By Deba Uwadiae
As a practicing medical doctor in native land, Ethiopia, Dr Seleshi Asfaw, the Executive Director of ETSS was satisfied with seeing the change and impacts his prescriptions and treatment made in the patients he managed. “You meet patients, treat them, and heal them; they go back to their home, well and healthy again to help their families. That made every day a happy day for me,” he told New Americans.
Then it was one medical doctor to about 700,000 people in Ethiopia. “That was when I was trained to contribute to helping the society. My family and the village where I grew up together shaped my way of helping people. When I chose medical school in my country of origin, Ethiopia, the reason was to see change in each patient that I treat. That brought me satisfaction. That is my passion, to help and see impact.”
Dr Seleshi couldn’t see this mission through as he desired because in 1997 he fled with his wife, a nurse, and two children to the United States to escape political imprisonment by the then government in power.
“When I came here, I wanted to continue with my education. At that time, our plan was not to stay long. We thought may be after few years the government in power will leave. But they continued for almost 27 years.”
“Now we are serving about 47 countries in central Ohio. From one community to 47 nations; from 15 students at our after school program to over 1,400 youths in central Ohio; from one site we now have 12 sites; from two employees on part-time we now have over 200 employees. These are big impacts,”
Since he had to process his certification and write a board examination to practice medicine in the United States, the first two years were very challenging for him and his family and the period changed his perception of service to mankind. People from different parts of the world were coming to Columbus, Ohio – they needed some form of assistance to get integrated into the community.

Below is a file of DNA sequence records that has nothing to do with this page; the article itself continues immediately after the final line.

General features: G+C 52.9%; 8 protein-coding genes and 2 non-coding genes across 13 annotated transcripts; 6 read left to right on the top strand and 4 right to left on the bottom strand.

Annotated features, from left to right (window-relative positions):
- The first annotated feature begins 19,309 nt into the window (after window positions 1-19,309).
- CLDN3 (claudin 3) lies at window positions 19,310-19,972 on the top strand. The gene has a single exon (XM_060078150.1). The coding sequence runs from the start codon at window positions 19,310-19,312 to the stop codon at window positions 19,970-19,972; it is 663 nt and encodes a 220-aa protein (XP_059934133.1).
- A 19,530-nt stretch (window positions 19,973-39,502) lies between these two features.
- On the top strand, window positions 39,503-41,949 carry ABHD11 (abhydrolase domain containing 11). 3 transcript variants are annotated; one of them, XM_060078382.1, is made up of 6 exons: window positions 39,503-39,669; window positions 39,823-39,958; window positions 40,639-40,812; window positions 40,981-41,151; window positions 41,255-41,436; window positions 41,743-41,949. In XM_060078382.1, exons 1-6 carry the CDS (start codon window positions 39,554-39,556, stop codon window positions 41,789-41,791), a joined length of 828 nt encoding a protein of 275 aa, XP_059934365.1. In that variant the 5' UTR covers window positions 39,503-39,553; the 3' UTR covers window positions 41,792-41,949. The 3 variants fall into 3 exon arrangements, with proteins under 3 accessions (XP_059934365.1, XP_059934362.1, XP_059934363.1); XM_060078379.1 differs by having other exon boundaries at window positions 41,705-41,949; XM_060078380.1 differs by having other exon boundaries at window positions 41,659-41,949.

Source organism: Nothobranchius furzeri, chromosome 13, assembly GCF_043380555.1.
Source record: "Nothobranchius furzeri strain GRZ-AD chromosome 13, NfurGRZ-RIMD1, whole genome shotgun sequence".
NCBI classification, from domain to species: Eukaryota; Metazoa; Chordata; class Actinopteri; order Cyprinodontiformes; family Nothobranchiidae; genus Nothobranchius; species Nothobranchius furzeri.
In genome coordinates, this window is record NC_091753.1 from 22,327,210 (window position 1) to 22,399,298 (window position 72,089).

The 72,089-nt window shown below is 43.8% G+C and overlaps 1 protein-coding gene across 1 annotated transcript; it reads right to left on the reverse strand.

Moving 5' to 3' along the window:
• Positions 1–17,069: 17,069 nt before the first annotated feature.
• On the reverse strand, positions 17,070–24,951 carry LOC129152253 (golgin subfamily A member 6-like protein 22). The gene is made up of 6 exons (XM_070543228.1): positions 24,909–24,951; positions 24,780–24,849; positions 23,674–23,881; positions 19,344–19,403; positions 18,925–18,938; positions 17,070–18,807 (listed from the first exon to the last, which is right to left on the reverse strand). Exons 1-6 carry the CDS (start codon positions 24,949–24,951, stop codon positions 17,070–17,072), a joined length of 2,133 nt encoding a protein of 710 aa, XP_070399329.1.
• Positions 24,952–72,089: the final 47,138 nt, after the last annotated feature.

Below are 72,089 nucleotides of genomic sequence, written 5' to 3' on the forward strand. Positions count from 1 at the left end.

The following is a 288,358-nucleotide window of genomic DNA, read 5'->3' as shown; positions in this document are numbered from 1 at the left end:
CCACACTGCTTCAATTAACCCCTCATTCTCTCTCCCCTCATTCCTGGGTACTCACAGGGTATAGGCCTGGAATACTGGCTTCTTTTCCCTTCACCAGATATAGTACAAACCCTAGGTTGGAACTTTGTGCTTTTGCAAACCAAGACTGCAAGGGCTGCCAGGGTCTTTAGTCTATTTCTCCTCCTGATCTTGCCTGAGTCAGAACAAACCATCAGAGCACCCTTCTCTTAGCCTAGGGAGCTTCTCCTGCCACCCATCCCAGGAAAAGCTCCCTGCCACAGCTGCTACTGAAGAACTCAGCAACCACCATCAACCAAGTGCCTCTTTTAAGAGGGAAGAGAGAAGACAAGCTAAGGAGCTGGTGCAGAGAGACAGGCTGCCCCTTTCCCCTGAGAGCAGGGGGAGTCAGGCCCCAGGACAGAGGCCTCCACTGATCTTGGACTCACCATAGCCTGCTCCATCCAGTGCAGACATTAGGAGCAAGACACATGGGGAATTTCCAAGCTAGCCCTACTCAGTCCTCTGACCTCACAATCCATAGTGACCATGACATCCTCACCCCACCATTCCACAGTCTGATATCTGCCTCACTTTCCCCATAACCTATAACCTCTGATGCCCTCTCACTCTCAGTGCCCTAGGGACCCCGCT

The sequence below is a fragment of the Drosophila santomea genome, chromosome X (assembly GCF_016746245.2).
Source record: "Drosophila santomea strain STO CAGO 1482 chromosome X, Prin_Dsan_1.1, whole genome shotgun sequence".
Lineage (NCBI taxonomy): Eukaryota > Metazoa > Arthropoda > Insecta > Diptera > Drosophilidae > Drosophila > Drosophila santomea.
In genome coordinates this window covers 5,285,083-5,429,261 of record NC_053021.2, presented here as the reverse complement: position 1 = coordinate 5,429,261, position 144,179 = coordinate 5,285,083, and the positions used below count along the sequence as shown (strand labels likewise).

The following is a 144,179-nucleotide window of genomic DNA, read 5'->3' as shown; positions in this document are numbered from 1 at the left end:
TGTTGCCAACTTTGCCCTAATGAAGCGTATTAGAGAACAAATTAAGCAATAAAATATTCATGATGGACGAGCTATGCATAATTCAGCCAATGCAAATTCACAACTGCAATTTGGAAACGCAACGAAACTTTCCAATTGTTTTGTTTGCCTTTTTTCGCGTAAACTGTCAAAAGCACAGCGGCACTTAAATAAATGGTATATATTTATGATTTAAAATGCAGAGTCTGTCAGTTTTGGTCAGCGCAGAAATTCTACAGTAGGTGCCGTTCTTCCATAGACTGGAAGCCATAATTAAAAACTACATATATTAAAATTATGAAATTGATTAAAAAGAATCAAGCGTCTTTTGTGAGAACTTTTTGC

“Through encouragement from others I discovered people who were coming in needed some services. First there were no culturally appropriate services and second there was a service gap for the new Americans. I wanted to champion that and bridge the gap by providing culturally responsive services. So I started by connecting with existing services. I was encouraged.
There were some failures in the services being offered, and I asked myself why? I had to identify the problems. I talked to most of the community leaders and I found out that the problems were because of lack of capacity, lack of knowledge and how to run a non-profit organization. And I decided that before I start I will have to learn.”
The Jewish Family Services provided the platform for Dr Seleshi to learn hands on for five years. “They were very generous to me. Even
“What does the future look like for ETSS? “The next five years is going to be very challenging and critical because of the current political landscape and social change. There is a funding restriction and refugees coming to Ohio are decreasing.”
when they knew I was going to leave, they supported by equipping me, and were my fiscal agent; I also received support from the Ohio State University, College of Medicine.”